The Vivès Seminar in Law, Economics and Political Philosophy is a reading seminar taking place every two weeks at the Hoover Chair. Phd students, Post-Docs and visitors at the Chair are invited to present their work-in-progress and to comment on the work of others. For any questions, please contact Andrés Salazar Abello
June 11: Diana-Elena Popescu (King’s College London)
Title: Discrimination without traits: a relational understanding of the grounds of discrimination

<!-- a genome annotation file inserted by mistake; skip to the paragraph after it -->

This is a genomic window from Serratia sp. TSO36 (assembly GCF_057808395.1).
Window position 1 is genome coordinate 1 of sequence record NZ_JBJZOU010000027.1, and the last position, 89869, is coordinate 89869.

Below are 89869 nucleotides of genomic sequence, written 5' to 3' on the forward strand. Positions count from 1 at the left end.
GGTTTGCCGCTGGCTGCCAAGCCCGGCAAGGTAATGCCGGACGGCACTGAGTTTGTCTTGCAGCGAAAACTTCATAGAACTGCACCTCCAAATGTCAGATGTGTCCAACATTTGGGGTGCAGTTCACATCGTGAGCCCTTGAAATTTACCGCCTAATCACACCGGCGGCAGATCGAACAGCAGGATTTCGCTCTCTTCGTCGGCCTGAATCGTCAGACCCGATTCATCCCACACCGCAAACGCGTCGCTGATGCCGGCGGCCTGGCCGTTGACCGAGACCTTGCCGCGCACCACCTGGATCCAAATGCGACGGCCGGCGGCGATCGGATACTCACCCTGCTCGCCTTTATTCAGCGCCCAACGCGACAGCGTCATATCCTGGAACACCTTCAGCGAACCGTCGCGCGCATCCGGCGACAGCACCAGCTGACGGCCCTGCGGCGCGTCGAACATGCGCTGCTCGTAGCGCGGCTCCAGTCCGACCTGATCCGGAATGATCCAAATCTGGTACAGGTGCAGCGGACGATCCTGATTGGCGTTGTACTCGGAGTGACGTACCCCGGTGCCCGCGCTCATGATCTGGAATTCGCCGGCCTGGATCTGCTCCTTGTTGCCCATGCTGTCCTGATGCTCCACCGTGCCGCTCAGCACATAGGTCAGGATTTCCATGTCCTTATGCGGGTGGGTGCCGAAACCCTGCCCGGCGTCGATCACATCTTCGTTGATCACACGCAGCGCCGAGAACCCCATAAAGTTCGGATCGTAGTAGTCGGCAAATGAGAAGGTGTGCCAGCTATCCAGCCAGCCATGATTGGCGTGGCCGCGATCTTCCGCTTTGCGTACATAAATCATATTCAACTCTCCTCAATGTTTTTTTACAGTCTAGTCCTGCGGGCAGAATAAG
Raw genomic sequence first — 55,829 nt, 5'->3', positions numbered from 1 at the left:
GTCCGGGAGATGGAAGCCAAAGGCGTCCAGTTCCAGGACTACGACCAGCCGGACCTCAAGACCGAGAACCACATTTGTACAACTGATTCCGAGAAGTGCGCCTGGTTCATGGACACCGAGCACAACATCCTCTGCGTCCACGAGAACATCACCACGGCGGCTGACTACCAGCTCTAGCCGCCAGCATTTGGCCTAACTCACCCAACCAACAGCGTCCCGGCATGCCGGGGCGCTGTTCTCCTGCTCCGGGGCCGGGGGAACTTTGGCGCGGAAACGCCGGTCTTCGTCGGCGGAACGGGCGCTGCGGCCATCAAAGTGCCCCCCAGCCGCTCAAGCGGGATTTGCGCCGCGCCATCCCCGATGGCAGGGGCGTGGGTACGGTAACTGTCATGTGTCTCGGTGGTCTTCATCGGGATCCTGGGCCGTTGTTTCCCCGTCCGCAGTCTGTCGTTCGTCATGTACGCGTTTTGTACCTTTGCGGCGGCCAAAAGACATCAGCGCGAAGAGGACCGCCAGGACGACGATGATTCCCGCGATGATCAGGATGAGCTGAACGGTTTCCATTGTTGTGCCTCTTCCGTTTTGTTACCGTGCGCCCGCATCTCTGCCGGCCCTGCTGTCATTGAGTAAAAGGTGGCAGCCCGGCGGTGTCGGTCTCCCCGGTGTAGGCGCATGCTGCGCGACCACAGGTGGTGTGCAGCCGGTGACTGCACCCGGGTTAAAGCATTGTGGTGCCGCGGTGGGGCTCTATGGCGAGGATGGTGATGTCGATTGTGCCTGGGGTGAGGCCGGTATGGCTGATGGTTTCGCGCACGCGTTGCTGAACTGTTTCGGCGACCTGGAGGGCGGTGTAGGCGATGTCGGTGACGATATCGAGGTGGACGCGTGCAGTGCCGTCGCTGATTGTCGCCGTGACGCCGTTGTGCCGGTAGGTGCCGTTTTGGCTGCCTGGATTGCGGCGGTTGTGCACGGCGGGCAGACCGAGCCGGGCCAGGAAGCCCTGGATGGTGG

Abstract: Philosophical approaches to discrimination – and the legal practice the literature aims to theorise –list a set of protected grounds which are prohibited from serving as the basis of differential treatment. I argue for a relational understanding of the relevant grounds that differentiate genuine discrimination from merely differential treatment. Firstly, I argue against attempts to establish a list of protected grounds as a set of genuine traits as opposed to traits that are too ‘idiosyncratic’ to count as grounds of discrimination, such as earlobe size (Arneson 2006, Koppleman 2006) through analysing the historically discriminated against Cagot minority, whose defining feature was earlobe size. Secondly, I move from the seemingly isolated case of the Cagot to the paradigmatic cases of race, sex, disability and sexual orientation to show that on a constructivist reading, these protected grounds are not so in virtue of the traits of skin colour, sex and impairment, but due to how traits position individuals within social relations. Finally, I argue that contra discrimination theorists who claim that whether one has a naturalistic or a constructivist understanding of traits does not matter (e.g. Shin 2018: 199), a coherent constructivist readings leads to re-conceptualising the notion that individuals ‘have’ grounds of discriminations (contra Kaithan 2015), the notion of what it means to discriminate against someone because of a certain ground, as well as to uncover an additional source of wrongness for discrimination – i.e. that it contributes to establishing and maintaining unequal relations.